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Wednesday, May 5, 1999 - Page updated at 12:00 AM

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Christine Keff Wins Chef Award

Christine Keff, chef/owner of Flying Fish in Seattle's Belltown, was named best regional chef for the Northwest at The James Beard Foundation culinary awards presented in New York City on Monday.

Since opening the restaurant in the summer of 1995, Keff has been recognized as one of the area's most innovative chefs, especially with sea food. A Beard nominee last year as well, Keff twice has been invited to cook at the prestigious James Beard House in New York. In 1997, her menu was crispy-skin steelhead with soy-sake marinade, chilled scallop salad, oyster broth, Katafi shrimp and quick-fried sea snails.

Other honors include: One of Gourmet magazine's "Top 10 Favorite Restaurants" in Seattle, 1998, Vancouver Magazine's 1998 gold-medal award, and Bon Appetit magazine's top 14 new restaurants in the country, 1996.

Active in numerous charitable events, Keff has lent her culinary talents to benefits for the March of Dimes, Share our Strength food-bank coalition, Children's Hospital & Regional Medical Center and Bailey Boushay House, among others. Keff also is a frequent speaker at culinary conventions, including the International Association of Women Chefs and Restaurateurs and the International Conference on Gastronomy, American Institute of Food and Wine.

Some of the other Beard honorees announced Monday:

-- Atlanta cookbook author Joseph Dabney for his book "Smokehouse Ham, Spoonbread, & Scuppernong Wine" (Cumberland House Publishing, $27.95), about the folklore of Southern Appalachia, its cookery and culture, who took home the KitchenAid Cookbook of the Year Award.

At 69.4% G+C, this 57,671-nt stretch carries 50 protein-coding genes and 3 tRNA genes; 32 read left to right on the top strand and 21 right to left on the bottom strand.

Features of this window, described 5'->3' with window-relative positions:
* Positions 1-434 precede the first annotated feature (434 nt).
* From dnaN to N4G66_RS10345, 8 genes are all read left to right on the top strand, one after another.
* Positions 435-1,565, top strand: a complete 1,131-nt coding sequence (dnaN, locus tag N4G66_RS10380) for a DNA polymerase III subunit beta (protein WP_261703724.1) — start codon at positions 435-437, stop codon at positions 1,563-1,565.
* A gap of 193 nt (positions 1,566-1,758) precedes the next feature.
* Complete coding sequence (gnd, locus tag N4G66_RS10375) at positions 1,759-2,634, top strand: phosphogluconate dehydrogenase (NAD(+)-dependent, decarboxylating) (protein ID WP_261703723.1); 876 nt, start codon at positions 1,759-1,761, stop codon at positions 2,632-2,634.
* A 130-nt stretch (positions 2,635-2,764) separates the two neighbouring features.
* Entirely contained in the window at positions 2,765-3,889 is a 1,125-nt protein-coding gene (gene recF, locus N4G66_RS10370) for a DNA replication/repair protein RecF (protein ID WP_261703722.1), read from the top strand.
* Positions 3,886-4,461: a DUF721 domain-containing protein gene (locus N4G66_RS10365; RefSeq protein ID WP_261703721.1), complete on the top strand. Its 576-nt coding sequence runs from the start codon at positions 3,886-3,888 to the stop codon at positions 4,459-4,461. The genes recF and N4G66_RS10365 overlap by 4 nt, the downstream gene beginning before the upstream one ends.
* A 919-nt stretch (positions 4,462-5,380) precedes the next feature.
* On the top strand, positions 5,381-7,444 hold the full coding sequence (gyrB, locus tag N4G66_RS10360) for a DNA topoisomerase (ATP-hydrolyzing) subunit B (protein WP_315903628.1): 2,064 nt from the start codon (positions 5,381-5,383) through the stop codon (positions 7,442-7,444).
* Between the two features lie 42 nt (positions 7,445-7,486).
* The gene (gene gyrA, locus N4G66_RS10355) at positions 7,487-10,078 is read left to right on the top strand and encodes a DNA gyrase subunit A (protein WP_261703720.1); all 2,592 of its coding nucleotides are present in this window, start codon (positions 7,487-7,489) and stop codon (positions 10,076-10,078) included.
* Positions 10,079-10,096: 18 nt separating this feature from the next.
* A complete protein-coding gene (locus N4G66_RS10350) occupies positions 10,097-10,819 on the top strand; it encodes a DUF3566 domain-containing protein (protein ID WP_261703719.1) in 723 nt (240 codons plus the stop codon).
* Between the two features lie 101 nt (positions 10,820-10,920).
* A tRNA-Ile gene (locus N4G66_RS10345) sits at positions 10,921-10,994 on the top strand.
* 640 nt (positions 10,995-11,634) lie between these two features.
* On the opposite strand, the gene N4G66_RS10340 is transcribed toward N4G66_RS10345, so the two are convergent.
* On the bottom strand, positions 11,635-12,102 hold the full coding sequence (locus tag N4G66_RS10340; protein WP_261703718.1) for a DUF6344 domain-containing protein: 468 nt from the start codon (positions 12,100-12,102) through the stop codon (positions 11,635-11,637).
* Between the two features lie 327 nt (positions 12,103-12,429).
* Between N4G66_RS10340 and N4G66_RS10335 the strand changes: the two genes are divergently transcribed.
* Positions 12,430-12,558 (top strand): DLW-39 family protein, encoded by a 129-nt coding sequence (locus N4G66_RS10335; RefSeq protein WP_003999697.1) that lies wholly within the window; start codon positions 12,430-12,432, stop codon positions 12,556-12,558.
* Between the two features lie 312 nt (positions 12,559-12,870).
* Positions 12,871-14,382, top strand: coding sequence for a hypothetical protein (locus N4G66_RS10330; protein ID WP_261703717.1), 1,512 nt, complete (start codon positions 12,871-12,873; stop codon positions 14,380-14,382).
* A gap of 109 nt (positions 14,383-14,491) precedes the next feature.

-- Chicago chef Charlie Trotter, owner of Charlie Trotter's restaurant, was named All-Clad Metalcrafters Outstanding Chef. And his book, "Charlie Trotter's Desserts" (Ten Speed Press, $50), received the best food photography award for photos by Tim Turner and Paul Eldridge.

-- New York's The Four Seasons won the Perrier Outstanding Restaurant, awarded to a restaurant in continuous operation for at least 10 years.

-- Mary Risley won the Humanitarian of the Year award as founder of Food Runners, a volunteer community food-distribution program in San Francisco, where she is owner and founder of Tante Marie's Cooking School.

-- Ferdinand Metz, president of the Culinary Institute of America since 1980, was presented with the James Beard Lifetime Achievement Award for his impact on cooking and culinary education.

-- Writer Jean Anderson of North Carolina was inducted into the KitchenAid Cookbook Hall of Fame for her 22 cookbooks.

-- The Best New Restaurant award went to Babbo, New York City. Marcus Samuelsson of New York's Aquavit won the Perrier-Jouet Rising Star Chef of the Year award. The New York restaurant Le Bernardin received the Rums of Puerto Rico Outstanding Service award.

Others named best chef in their region were:

California: Paul Bertolli, Oliveto, Oakland.

Mid-Atlantic: Jeffrey Buben, Vidalia, Washington, D.C.

Midwest: Debbie Gold and Michael Smith, The American Restaurant, Kansas City, Mo.

New York City: Lidia Bastianich, Felidia Ristorante.

Northeast: Melissa Kelly, Old Chatham Sheepherding Co. Inn, Old Chatham, N.Y.

Southeast: Jamie Shannon, Commander's Palace, New Orleans.

- Times staff and news services

Copyright (c) 1999 Seattle Times Company, All Rights Reserved.

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